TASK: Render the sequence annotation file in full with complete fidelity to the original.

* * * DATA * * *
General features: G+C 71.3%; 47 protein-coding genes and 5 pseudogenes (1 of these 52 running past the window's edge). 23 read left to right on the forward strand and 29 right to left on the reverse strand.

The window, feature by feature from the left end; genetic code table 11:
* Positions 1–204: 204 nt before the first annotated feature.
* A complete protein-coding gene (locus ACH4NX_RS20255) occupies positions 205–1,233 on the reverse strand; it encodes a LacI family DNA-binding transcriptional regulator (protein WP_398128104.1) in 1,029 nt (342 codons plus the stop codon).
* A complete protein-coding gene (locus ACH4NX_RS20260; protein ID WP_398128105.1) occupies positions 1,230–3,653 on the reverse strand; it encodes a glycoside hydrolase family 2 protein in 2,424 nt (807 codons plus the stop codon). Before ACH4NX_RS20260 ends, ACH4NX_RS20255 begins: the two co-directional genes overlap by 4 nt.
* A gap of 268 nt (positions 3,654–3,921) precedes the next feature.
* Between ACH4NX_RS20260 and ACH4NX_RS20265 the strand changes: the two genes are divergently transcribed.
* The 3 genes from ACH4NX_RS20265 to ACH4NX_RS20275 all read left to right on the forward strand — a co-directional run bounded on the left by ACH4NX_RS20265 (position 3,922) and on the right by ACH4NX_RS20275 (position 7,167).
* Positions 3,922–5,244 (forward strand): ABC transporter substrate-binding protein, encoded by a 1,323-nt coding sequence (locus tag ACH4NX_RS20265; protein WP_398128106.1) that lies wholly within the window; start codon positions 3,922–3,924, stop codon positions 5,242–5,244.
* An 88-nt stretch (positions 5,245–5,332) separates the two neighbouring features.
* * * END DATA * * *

General features: G+C 71.3%; 47 protein-coding genes and 5 pseudogenes (1 of these 52 running past the window's edge). 23 read left to right on the forward strand and 29 right to left on the reverse strand.

The window, feature by feature from the left end; genetic code table 11:
* Positions 1–204: 204 nt before the first annotated feature.
* A complete protein-coding gene (locus ACH4NX_RS20255) occupies positions 205–1,233 on the reverse strand; it encodes a LacI family DNA-binding transcriptional regulator (protein WP_398128104.1) in 1,029 nt (342 codons plus the stop codon).
* A complete protein-coding gene (locus ACH4NX_RS20260; protein ID WP_398128105.1) occupies positions 1,230–3,653 on the reverse strand; it encodes a glycoside hydrolase family 2 protein in 2,424 nt (807 codons plus the stop codon). Before ACH4NX_RS20260 ends, ACH4NX_RS20255 begins: the two co-directional genes overlap by 4 nt.
* A gap of 268 nt (positions 3,654–3,921) precedes the next feature.
* Between ACH4NX_RS20260 and ACH4NX_RS20265 the strand changes: the two genes are divergently transcribed.
* The 3 genes from ACH4NX_RS20265 to ACH4NX_RS20275 all read left to right on the forward strand — a co-directional run bounded on the left by ACH4NX_RS20265 (position 3,922) and on the right by ACH4NX_RS20275 (position 7,167).
* Positions 3,922–5,244 (forward strand): ABC transporter substrate-binding protein, encoded by a 1,323-nt coding sequence (locus tag ACH4NX_RS20265; protein WP_398128106.1) that lies wholly within the window; start codon positions 3,922–3,924, stop codon positions 5,242–5,244.
* An 88-nt stretch (positions 5,245–5,332) separates the two neighbouring features.